How to File for Divorce in New Jersey

By Beverly Bird

In 2007, the New Jersey legislature took steps to simplify the divorce process, but the state still has a slate of mandatory requirements for filing. If you have children, you’ll have to take at least one additional step. Otherwise, the process is relatively straightforward and Family Court personnel can usually supply you with the documents you need.

Step 1

Establish residency. If you’re filing for divorce on any ground other than adultery, you must live in New Jersey for twelve consecutive months before you file. If your divorce ground is adultery, you must only be a resident at the time you file.

Step 2

Decide what ground you’re going to file on. As of 2007, New Jersey allows you to file for divorce due to irreconcilable differences. If you use this ground, you only need to state in your complaint that your marriage has been “broken” for six months or more. This is usually the easiest way to proceed unless something occurred between you, such as abuse, that might affect the court's custody decision. In that case, you can file on grounds of extreme cruelty, which is a catch-all category that allows you to list in your complaint actions that your spouse took to hurt you or your children.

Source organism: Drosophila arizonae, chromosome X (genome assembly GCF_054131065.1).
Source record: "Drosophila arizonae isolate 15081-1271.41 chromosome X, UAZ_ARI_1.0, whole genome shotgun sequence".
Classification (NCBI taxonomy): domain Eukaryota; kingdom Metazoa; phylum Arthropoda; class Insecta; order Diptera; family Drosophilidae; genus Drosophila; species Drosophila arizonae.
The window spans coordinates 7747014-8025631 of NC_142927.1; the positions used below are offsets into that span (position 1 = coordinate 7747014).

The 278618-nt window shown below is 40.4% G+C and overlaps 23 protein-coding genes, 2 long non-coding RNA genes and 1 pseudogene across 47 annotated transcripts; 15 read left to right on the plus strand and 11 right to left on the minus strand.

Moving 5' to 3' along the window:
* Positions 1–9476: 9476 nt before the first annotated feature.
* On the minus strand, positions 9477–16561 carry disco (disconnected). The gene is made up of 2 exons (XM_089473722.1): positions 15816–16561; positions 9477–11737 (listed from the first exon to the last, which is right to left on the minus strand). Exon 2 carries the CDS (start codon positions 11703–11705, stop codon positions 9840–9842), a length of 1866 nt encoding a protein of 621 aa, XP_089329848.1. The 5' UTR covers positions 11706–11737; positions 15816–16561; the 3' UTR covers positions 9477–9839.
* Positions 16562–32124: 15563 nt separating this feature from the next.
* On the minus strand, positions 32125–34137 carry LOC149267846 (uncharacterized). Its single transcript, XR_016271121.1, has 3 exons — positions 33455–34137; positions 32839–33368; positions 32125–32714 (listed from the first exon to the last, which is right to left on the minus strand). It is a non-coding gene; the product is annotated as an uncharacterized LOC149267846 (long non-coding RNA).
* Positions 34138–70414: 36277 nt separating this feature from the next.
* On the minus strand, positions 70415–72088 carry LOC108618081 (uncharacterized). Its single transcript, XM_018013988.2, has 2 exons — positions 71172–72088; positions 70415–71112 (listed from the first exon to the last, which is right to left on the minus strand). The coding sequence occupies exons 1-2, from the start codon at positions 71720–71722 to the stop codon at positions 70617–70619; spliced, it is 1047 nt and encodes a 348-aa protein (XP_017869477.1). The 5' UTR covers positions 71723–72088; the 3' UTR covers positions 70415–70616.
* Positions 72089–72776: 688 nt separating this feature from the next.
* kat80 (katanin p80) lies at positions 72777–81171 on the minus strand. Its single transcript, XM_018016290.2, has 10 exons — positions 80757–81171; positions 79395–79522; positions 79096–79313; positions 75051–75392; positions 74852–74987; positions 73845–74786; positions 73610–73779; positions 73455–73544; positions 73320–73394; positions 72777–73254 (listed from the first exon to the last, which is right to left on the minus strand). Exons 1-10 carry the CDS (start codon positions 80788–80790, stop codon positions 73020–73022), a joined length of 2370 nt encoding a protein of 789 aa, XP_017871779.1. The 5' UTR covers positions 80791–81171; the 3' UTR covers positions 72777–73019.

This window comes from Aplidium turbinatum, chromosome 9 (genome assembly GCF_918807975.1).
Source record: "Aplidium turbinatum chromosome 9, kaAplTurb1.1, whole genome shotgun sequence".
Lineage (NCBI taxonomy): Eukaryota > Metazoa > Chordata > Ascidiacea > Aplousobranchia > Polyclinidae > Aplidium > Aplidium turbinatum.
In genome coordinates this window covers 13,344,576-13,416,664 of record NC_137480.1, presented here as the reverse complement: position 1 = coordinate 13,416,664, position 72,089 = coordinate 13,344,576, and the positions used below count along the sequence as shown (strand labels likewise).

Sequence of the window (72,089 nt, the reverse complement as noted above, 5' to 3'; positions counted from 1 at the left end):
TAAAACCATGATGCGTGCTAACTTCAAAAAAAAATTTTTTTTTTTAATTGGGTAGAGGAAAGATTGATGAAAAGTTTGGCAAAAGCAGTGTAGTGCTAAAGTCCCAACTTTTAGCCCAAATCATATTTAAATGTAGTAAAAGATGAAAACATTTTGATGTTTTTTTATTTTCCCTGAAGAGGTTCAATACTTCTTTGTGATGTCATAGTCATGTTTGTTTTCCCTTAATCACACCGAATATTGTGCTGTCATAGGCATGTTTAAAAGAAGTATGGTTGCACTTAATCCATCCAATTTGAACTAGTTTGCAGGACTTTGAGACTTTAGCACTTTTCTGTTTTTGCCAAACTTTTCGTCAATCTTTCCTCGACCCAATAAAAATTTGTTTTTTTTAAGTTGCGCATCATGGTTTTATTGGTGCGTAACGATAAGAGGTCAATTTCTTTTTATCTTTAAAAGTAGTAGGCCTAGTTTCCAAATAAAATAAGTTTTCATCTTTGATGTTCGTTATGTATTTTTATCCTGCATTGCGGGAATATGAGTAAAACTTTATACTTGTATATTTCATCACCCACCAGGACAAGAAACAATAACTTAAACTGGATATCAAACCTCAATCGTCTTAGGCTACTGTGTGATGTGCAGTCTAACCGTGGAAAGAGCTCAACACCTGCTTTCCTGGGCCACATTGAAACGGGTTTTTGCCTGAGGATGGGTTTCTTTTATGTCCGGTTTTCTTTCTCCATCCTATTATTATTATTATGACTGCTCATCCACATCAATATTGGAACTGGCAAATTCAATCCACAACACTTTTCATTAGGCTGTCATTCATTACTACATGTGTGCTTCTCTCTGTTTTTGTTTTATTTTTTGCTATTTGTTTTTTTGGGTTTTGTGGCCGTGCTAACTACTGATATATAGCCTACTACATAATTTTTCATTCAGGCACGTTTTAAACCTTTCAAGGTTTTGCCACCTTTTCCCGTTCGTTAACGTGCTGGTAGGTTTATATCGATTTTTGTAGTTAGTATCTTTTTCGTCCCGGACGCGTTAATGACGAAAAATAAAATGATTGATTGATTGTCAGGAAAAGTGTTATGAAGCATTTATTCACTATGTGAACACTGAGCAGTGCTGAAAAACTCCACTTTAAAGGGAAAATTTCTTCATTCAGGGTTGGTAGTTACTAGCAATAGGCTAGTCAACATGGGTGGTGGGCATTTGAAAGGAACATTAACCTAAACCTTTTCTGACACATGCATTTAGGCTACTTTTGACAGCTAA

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Step 3

Obtain a form for a complaint for divorce from the Family Court clerk in your county. Complete the form, specifying the ground you’ve chosen to file on and the names, addresses and other identifying information of you, your spouse and your children. At the end of the complaint form, list what you want from the divorce, such as custody, spousal support, child support and property division. It’s generally a good idea to list anything you think you might want. You can always change your mind later and decline something, but you’d have to submit an amended complaint for divorce to add things later.

Step 4

Ask the court clerk for forms for a “Confidential Litigant Information Sheet” and a “Certificate of Insurance Coverage.” You must file these along with your complaint. The former is a one-page form that asks for some basic background information regarding your marriage. The latter requires policy numbers and details for all insurance policies you and your family have in place.

Step 5

Take your original completed documents and one extra copy to the civil courthouse in the county where you lived when you were married. File them with the Dissolution Intake unit of Family Court and pay the filing fee. The clerk will keep your original documents and stamp your copies as filed, then return them to you so you can have them served on your spouse.

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References

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